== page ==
Lung Ultrasound Proficiency Study


  • Katarina L. Fabre Indiana University School of Medicine
  • Frances M. Russell Indiana University School of Medicine, Emergency Department



Background and Hypothesis: Acute heart failure (AHF) is a major public health burden, and accounts for billions of dollars in healthcare costs annually. Pulmonary congestion is a primary reason patients with AHF seek emergency care. B-lines on lung ultrasound (LUS) is an objective measurement of congestion. It has great implications on diagnosis and prognosis for patients with AHF, but is operator dependent. The goal of this study was to determine if novice sonographers, with limited training, could quantify LUS B-lines with good correlation when compared to experts.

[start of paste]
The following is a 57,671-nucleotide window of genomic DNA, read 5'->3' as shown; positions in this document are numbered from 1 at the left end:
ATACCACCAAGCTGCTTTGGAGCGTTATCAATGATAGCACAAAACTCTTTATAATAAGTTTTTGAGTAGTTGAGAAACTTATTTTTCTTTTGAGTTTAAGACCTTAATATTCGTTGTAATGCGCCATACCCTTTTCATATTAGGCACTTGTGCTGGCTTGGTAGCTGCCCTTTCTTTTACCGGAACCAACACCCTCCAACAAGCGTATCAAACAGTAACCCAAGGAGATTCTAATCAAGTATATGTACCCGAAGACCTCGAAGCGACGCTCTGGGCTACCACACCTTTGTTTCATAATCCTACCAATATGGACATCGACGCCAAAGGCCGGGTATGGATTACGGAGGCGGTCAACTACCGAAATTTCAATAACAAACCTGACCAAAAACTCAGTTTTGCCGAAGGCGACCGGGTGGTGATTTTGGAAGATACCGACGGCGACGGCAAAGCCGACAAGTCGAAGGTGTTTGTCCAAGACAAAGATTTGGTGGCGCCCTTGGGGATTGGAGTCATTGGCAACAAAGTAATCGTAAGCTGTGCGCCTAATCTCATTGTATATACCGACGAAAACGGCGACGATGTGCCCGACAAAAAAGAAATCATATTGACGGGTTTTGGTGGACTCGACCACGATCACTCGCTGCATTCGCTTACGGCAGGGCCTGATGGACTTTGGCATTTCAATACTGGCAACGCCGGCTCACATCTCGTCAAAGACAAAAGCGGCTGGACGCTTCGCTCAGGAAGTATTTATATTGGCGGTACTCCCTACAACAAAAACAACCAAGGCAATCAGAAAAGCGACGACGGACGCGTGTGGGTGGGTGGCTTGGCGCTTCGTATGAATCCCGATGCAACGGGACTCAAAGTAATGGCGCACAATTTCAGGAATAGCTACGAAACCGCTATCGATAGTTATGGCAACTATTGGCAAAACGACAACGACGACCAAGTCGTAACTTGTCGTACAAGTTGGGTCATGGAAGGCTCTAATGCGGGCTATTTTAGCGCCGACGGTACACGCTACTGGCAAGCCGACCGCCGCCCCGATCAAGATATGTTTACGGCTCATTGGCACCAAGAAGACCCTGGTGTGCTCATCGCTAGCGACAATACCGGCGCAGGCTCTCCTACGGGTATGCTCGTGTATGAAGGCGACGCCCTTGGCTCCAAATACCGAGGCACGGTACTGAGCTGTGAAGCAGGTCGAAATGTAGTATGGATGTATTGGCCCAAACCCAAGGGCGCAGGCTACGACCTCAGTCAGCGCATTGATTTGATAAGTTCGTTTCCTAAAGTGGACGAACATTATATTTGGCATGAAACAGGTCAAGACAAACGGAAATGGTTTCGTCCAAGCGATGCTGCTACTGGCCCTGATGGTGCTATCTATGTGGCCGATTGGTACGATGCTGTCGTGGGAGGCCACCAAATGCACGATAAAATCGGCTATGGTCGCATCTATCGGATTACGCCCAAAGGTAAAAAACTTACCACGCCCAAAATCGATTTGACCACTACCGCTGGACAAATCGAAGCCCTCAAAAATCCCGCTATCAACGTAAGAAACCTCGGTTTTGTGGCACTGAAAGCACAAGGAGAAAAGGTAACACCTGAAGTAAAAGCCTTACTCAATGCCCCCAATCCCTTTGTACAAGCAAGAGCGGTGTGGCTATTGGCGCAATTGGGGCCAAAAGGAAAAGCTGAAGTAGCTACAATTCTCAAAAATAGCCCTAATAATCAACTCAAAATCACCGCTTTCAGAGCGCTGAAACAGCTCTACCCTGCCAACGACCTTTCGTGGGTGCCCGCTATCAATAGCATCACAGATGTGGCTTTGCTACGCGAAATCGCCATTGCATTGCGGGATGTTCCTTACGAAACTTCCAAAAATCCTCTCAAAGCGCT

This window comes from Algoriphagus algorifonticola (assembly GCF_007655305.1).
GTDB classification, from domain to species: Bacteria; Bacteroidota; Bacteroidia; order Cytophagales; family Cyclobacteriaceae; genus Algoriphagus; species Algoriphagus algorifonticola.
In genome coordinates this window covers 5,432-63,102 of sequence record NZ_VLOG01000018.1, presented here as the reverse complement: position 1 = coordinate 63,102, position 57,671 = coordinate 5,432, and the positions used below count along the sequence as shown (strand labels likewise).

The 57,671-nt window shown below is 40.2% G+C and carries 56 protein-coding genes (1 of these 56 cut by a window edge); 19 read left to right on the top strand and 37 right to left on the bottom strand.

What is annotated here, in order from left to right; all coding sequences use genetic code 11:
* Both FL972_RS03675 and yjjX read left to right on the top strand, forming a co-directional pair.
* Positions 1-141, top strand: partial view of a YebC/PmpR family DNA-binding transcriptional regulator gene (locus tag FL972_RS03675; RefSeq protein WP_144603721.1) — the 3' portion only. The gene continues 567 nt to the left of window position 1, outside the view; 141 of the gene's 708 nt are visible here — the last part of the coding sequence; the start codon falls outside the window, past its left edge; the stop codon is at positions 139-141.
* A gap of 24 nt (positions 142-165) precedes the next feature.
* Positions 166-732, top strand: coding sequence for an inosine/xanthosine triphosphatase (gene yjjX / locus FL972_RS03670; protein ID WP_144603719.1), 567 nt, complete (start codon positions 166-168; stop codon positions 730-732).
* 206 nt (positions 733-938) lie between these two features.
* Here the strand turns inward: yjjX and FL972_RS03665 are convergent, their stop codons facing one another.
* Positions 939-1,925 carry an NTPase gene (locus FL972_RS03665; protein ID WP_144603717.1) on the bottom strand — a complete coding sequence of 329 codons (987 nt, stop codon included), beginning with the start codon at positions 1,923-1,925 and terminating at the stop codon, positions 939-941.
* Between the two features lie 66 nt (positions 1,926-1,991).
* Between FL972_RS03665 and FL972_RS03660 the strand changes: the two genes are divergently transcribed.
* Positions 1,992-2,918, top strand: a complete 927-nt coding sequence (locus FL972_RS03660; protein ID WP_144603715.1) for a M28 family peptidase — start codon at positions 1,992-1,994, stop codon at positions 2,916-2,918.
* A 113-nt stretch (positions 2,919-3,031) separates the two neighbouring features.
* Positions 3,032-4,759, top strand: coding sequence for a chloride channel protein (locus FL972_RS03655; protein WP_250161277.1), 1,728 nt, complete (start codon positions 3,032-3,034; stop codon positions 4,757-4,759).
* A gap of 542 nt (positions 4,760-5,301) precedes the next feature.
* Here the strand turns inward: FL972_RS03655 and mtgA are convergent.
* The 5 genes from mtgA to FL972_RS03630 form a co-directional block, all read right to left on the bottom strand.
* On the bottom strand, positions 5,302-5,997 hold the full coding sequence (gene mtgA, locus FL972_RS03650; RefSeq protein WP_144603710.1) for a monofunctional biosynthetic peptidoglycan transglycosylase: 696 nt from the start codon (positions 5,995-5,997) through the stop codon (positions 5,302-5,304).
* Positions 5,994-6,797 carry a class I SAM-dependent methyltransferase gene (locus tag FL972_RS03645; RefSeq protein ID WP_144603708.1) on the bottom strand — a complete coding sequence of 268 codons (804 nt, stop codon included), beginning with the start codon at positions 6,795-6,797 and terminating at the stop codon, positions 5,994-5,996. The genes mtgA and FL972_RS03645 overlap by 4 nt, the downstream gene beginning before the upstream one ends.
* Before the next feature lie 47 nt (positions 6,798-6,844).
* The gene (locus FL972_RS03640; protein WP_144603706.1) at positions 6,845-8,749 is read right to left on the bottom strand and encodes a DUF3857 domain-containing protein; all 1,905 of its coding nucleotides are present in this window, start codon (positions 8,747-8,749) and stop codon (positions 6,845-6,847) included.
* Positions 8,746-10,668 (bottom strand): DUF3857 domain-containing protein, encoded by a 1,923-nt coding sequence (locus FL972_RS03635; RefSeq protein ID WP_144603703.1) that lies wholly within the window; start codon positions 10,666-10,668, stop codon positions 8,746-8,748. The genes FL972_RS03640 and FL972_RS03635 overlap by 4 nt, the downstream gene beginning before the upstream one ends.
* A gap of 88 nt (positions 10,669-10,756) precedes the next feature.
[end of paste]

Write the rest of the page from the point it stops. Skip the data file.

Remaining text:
Methods: This was a prospective observational study of novice sonographers from three academic institutions. Sonographers received a structured 2-hour ultrasound training on LUS B-line assessment, which included lecture, B-line video review to practice counting, and hands-on patient scanning. Sonographers quantified B-lines in 4 lung zones in each hemithorax in patients with pulmonary edema. The primary objective was measured by comparing novice sonographer B-line counts to a blinded expert reviewer. We used a cumulative sum method for statistical analysis. 

Results: There were xx sonographers, who scanned xx patients with pulmonary edema. We found … (will await Eckert’s stats).  

Conclusion and Potential Impact: Will await Eckert’s stats- if successful, the quantification of B-lines by novice sonographers in patients with AHF may greatly impact diagnosis, prognosis and risk stratification.